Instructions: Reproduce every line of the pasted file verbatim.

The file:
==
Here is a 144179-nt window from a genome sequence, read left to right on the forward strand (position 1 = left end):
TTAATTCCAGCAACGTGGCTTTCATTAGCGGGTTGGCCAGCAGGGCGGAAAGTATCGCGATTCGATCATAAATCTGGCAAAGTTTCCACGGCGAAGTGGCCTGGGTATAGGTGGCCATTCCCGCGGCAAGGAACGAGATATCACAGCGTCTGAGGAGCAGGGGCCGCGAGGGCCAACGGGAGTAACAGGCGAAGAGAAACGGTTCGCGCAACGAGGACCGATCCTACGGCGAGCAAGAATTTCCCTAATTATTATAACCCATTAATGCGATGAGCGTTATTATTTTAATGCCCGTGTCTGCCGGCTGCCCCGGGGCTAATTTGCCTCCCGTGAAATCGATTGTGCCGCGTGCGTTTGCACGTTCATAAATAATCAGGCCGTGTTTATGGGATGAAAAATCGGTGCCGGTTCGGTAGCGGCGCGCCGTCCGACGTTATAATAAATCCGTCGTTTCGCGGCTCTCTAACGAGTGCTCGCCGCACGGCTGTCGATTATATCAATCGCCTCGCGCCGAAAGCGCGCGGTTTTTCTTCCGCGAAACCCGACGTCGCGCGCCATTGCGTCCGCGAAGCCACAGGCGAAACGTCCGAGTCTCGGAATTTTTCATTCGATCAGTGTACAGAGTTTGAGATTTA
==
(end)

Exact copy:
Here is a 144179-nt window from a genome sequence, read left to right on the forward strand (position 1 = left end):
TTAATTCCAGCAACGTGGCTTTCATTAGCGGGTTGGCCAGCAGGGCGGAAAGTATCGCGATTCGATCATAAATCTGGCAAAGTTTCCACGGCGAAGTGGCCTGGGTATAGGTGGCCATTCCCGCGGCAAGGAACGAGATATCACAGCGTCTGAGGAGCAGGGGCCGCGAGGGCCAACGGGAGTAACAGGCGAAGAGAAACGGTTCGCGCAACGAGGACCGATCCTACGGCGAGCAAGAATTTCCCTAATTATTATAACCCATTAATGCGATGAGCGTTATTATTTTAATGCCCGTGTCTGCCGGCTGCCCCGGGGCTAATTTGCCTCCCGTGAAATCGATTGTGCCGCGTGCGTTTGCACGTTCATAAATAATCAGGCCGTGTTTATGGGATGAAAAATCGGTGCCGGTTCGGTAGCGGCGCGCCGTCCGACGTTATAATAAATCCGTCGTTTCGCGGCTCTCTAACGAGTGCTCGCCGCACGGCTGTCGATTATATCAATCGCCTCGCGCCGAAAGCGCGCGGTTTTTCTTCCGCGAAACCCGACGTCGCGCGCCATTGCGTCCGCGAAGCCACAGGCGAAACGTCCGAGTCTCGGAATTTTTCATTCGATCAGTGTACAGAGTTTGAGATTTA